• The written conversation should start with students’ responses to these questions, but it can continue wherever the students take it. Students should feel free to annotate the text. If someone in the group writes a question, another member of the group should answer it. Students can draw lines connecting a comment to a particular question. Make sure students know that more than one of them can write on the Big Paper at the same time.  
  • After the ten minutes, rotate each group to a different “big paper” and give them two or three minutes to read the document and the written conversation on that paper. They can add new comments and questions if they have them. Then rotate the groups one more time, making sure that each group has seen each of the three handouts at least once.  

To help students consolidate what they have learned and sharpen their reflections on the causes and nature of Ku Klux Klan violence as a backlash to Reconstruction, use the Iceberg Diagrams strategy. Draw an iceberg diagram (or project the handout Analyzing the Causes of Klan Violence) on the board. Lead the class through the following steps to fill in the diagram:  

  1. Introduce the metaphor: Ask students what they know about icebergs

    or show them a picture of an iceberg, focusing on the idea that what you see above the water is only the tip of the iceberg. The larger foundation rests below the surface.

  2. The tip of the iceberg: In or around the tip of the iceberg, ask students to list

    all the facts they know about Ku Klux Klan violence in the late 1860s and early 1870s. Questions they should answer include: What happened? What choices were made in this situation? By whom? Who was affected? When did it happen? Where did it happen? Write the ideas supplied by the class on the diagram on the board.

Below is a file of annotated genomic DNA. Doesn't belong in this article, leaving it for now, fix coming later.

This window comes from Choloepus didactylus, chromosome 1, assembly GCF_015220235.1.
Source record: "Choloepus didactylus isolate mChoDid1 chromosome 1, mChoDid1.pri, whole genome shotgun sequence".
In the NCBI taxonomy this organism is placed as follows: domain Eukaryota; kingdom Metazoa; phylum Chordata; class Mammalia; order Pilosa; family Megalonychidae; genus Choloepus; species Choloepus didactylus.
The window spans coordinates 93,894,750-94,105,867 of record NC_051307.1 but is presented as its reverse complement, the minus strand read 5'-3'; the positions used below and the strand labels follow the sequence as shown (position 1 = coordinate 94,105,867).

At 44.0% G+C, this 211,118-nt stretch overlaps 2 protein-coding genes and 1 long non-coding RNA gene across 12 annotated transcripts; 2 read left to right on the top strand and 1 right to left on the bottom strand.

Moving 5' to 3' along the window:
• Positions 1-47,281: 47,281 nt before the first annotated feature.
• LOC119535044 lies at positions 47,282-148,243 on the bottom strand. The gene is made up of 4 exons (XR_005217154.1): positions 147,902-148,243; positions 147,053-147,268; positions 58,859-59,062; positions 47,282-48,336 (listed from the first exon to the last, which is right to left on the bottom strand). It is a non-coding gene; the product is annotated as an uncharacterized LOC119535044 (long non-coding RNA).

3. Beneath the surface: Ask students to think about what factors caused or enabled Klan violence. Answers to the question What factors made Ku Klux Klan violence possible and acceptable to so many Americans as a reaction to Reconstruction and interracial democracy? should be written in the bottom part of the iceberg (under the water line). Consider letting students discuss possible answers to this question in pairs or small groups.
  4. Debrief: Prompts you might use to guide journal writing and/or class discussion include:
    • Of the causes listed in the bottom part of the iceberg, which were corroborated by more than one document? Were any mentioned in one document and then contradicted in another?
    • Of the causes listed in the bottom part of the iceberg, which one or two do you think were most significant? Why?
    • What more would you need to know to better understand the factors that made Klan violence possible?
    • What could have happened, if anything, to prevent the rise of Ku Klux Klan violence?

You might also pass out copies of Analyzing the Causes of Klan Violence to students (or have them draw iceberg diagrams in their notebooks) so that they can fill in their own diagrams as you guide them through the steps. If class time is short, students can complete their iceberg diagrams for homework.

Materials and Downloads